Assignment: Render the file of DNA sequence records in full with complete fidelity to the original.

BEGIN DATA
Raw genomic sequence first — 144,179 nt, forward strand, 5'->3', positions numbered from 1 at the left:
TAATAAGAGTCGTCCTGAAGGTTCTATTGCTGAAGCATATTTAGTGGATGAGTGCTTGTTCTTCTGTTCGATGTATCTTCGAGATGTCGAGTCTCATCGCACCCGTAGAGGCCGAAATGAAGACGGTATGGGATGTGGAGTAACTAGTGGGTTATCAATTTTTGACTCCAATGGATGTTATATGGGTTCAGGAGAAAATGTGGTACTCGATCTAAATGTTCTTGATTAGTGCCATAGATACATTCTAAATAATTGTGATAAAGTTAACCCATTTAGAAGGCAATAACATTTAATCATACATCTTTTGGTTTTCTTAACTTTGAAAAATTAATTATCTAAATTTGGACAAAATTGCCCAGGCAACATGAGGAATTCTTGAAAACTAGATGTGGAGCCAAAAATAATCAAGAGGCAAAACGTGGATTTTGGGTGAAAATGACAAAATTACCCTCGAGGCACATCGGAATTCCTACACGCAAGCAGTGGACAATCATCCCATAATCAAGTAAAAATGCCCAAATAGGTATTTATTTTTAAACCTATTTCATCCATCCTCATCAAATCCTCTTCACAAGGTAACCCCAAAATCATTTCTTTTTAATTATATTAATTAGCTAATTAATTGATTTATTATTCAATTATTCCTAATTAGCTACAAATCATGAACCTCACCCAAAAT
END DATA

Raw genomic sequence first — 144,179 nt, forward strand, 5'->3', positions numbered from 1 at the left:
TAATAAGAGTCGTCCTGAAGGTTCTATTGCTGAAGCATATTTAGTGGATGAGTGCTTGTTCTTCTGTTCGATGTATCTTCGAGATGTCGAGTCTCATCGCACCCGTAGAGGCCGAAATGAAGACGGTATGGGATGTGGAGTAACTAGTGGGTTATCAATTTTTGACTCCAATGGATGTTATATGGGTTCAGGAGAAAATGTGGTACTCGATCTAAATGTTCTTGATTAGTGCCATAGATACATTCTAAATAATTGTGATAAAGTTAACCCATTTAGAAGGCAATAACATTTAATCATACATCTTTTGGTTTTCTTAACTTTGAAAAATTAATTATCTAAATTTGGACAAAATTGCCCAGGCAACATGAGGAATTCTTGAAAACTAGATGTGGAGCCAAAAATAATCAAGAGGCAAAACGTGGATTTTGGGTGAAAATGACAAAATTACCCTCGAGGCACATCGGAATTCCTACACGCAAGCAGTGGACAATCATCCCATAATCAAGTAAAAATGCCCAAATAGGTATTTATTTTTAAACCTATTTCATCCATCCTCATCAAATCCTCTTCACAAGGTAACCCCAAAATCATTTCTTTTTAATTATATTAATTAGCTAATTAATTGATTTATTATTCAATTATTCCTAATTAGCTACAAATCATGAACCTCACCCAAAAT